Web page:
Peromyscus is an abundant and geographically widespread small mammal that is easily trapped and studied in the field. It is also bred and used in experiments in the laboratory, allowing researchers to utilize this species as a natural model to test hypotheses in both settings. Peromyscus can be used to evaluate multiple scales of epidemiological questions due to trap-ability (e.g. trapping grids can be set up at both the individual- and population- levels), and these grids can be replicated and manipulated differently. Further, Peromyscus carry numerous zoonotic pathogens and may be a reservoir or vector in certain locations. For these reasons, CIDD’s Kurt Vandegrift, Justin Critchlow, David Friedman, Peter Huson, and Amit Kapoor from Nationwide Children’s Hospital, use Peromyscus as a model for human hepatitis C epidemiology.
A hepatitis C homolog was recently discovered in Peromyscus and researchers hope to exploit the plasticity and utility of Peromyscus to study the dynamics of the virus. Hepatitis C virus (HCV) infects 185 million people and attributed to ~366,000 deaths annually worldwide. HCV is mainly transmitted by sharing blood, although up to 50% lack a clear transmission route. There is great viral diversity of HCV, making it difficult to test for antibodies and create vaccines, and helps the virus evade the immune system. A new type of treatment called DAA targets specific nonstructural proteins that prevent the virus from replicating. Even though these drugs have a ~90% clearance rate, they are expensive and reinfection is possible. Finally, much of the host-virus interaction within the liver is unknown because it requires study while the host is infected. Thus, HCV infected Peromyscus provide an opportunity for experimentation and learning about viral dynamics.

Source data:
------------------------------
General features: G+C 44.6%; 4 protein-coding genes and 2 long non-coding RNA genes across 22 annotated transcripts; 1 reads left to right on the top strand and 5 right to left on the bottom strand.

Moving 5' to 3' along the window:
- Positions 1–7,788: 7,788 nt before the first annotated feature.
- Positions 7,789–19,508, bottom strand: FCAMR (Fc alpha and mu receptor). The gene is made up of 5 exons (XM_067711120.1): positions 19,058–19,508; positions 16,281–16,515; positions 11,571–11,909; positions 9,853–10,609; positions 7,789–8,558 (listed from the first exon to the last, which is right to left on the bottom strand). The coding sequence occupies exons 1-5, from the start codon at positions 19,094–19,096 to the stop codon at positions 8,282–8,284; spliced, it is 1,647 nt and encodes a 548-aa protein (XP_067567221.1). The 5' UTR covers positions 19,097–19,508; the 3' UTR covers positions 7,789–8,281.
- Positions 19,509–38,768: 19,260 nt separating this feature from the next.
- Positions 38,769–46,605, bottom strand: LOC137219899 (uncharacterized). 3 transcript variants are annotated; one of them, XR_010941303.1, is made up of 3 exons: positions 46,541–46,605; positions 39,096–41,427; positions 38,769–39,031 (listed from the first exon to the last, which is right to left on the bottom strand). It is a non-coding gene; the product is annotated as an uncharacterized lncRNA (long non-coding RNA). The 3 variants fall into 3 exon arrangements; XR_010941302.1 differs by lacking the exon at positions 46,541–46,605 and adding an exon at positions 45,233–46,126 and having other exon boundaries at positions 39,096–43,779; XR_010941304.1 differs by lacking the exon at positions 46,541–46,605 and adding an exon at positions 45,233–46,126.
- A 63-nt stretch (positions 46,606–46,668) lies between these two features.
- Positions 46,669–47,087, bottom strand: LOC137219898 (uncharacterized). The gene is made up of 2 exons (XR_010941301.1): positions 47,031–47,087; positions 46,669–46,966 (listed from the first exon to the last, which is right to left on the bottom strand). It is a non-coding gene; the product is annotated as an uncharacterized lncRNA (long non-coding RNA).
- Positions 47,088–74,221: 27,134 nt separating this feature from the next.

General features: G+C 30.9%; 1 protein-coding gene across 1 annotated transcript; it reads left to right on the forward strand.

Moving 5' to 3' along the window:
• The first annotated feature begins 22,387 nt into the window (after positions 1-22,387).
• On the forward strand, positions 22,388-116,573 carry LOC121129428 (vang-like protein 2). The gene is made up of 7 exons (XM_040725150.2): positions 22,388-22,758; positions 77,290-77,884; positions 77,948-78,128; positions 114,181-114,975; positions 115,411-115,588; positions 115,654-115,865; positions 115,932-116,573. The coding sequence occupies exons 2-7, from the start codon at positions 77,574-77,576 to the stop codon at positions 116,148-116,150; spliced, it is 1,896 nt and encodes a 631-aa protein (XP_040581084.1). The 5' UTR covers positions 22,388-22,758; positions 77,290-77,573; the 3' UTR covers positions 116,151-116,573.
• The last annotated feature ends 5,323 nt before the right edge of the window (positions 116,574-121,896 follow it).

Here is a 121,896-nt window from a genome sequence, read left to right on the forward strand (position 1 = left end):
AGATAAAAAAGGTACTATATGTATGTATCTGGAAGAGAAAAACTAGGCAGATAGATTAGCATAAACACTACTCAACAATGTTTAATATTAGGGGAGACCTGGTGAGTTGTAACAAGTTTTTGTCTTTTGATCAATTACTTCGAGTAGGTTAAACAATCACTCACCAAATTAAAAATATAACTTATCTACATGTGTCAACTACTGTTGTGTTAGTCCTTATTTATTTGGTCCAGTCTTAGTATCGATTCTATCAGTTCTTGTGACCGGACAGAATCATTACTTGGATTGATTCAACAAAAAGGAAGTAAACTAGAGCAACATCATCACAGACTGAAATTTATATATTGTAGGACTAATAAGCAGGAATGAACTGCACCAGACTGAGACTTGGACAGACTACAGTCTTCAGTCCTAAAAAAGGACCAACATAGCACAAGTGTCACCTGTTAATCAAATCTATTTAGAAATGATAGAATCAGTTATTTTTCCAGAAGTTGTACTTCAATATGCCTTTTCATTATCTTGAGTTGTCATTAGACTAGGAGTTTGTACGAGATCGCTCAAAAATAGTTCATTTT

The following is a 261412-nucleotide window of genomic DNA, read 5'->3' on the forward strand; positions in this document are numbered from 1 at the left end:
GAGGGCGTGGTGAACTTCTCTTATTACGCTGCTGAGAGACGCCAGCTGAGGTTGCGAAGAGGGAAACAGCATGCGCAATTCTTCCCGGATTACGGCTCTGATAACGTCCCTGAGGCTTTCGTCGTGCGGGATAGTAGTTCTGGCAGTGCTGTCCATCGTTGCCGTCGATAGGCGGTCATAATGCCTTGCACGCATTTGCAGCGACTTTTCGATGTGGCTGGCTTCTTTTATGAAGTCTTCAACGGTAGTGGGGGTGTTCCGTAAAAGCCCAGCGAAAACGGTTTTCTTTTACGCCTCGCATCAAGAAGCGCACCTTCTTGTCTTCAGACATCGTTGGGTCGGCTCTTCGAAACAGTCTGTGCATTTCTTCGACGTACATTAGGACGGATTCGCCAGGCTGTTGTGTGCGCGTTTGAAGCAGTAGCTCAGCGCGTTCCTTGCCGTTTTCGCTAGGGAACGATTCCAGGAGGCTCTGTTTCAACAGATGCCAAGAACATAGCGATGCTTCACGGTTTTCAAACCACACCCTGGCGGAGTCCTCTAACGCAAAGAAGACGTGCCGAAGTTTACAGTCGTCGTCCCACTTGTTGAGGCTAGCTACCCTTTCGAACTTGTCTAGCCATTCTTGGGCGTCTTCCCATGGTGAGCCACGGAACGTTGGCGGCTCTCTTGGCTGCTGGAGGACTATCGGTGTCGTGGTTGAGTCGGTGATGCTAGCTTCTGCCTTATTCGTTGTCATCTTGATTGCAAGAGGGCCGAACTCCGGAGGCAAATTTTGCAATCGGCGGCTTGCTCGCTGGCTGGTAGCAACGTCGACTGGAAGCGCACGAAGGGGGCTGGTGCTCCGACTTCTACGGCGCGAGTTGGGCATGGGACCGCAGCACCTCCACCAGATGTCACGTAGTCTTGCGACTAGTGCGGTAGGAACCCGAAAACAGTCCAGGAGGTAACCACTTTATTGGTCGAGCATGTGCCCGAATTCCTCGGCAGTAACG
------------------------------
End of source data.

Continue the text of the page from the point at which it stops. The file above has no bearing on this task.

Vandegrift et al. claim Peromyscus models will elucidate HCV transmission, immunity, persistence, pathology, and treatment. Questions of interest include: What concentrations of virus are necessary for transmission? What are the mechanisms for vertical transmission? Which host immune system attributes or functions determine infection outcomes? How can researchers predict which patients will develop clinical symptoms? Overall, Peromyscus models provide an opportunity to test HCV hypotheses in the field and lab, which may lead to better understanding and treatment of human hepatitis C virus.
Synopsis written by Ellen Brandell
Picture from Patrick Mansell
Written By: Kurt Vandegrift, Justin Critchlow, Amit Kapoor, David Friedman, Peter Hudson
Paper Id: 10.1016/j.semcdb.2016.07.031